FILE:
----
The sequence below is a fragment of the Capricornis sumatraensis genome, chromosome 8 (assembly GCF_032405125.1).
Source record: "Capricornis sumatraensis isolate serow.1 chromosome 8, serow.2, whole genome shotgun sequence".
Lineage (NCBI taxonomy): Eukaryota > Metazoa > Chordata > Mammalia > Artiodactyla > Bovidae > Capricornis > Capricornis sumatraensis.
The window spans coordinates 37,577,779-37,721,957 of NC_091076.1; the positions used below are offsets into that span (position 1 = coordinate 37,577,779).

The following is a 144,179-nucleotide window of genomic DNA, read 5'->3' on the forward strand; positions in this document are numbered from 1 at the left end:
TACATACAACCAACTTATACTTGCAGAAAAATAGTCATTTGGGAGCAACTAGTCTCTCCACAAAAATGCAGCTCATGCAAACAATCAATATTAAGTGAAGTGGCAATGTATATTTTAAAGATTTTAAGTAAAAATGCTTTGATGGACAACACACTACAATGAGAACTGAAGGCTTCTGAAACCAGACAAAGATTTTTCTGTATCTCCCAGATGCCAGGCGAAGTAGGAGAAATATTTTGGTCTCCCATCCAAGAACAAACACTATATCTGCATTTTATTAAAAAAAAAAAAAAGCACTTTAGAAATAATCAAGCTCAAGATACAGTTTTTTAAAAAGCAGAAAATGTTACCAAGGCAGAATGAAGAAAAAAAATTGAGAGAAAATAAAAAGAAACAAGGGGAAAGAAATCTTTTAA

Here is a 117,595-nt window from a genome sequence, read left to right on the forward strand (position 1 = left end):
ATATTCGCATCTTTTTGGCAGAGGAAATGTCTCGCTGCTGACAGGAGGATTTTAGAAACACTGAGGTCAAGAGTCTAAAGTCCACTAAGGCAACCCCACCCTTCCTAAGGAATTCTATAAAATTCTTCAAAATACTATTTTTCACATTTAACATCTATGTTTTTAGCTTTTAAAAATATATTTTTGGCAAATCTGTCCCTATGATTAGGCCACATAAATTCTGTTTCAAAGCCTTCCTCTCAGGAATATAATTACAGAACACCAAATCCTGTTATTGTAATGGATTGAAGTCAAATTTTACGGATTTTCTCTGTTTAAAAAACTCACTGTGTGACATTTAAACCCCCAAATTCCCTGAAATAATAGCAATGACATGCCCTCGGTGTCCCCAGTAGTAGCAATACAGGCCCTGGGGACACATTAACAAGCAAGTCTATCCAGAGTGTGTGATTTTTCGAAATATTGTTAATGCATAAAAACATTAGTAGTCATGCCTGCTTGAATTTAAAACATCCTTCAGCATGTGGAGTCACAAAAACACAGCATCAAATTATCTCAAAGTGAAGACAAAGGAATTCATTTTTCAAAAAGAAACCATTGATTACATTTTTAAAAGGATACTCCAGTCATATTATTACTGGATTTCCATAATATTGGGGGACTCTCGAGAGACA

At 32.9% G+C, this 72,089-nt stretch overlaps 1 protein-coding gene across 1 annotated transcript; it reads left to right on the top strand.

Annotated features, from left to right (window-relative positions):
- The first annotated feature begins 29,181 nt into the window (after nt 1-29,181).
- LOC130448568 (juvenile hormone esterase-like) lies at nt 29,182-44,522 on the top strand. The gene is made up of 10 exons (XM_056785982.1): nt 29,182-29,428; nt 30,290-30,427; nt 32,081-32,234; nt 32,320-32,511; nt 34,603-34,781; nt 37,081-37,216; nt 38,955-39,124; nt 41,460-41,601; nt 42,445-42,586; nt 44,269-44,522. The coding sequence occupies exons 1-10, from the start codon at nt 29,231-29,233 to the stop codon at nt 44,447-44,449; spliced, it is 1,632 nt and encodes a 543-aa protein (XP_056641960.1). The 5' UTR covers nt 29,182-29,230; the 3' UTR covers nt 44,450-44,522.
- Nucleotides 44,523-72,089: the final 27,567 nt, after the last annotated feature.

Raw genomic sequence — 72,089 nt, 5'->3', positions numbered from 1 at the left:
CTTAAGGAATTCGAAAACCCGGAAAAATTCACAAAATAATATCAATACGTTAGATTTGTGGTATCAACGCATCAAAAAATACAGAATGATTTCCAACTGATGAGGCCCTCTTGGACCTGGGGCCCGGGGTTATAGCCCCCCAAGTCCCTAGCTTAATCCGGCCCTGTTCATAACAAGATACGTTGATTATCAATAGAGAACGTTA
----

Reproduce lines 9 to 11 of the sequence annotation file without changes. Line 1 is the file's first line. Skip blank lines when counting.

At 32.9% G+C, this 72,089-nt stretch overlaps 1 protein-coding gene across 1 annotated transcript; it reads left to right on the top strand.

Annotated features, from left to right (window-relative positions):
- The first annotated feature begins 29,181 nt into the window (after nt 1-29,181).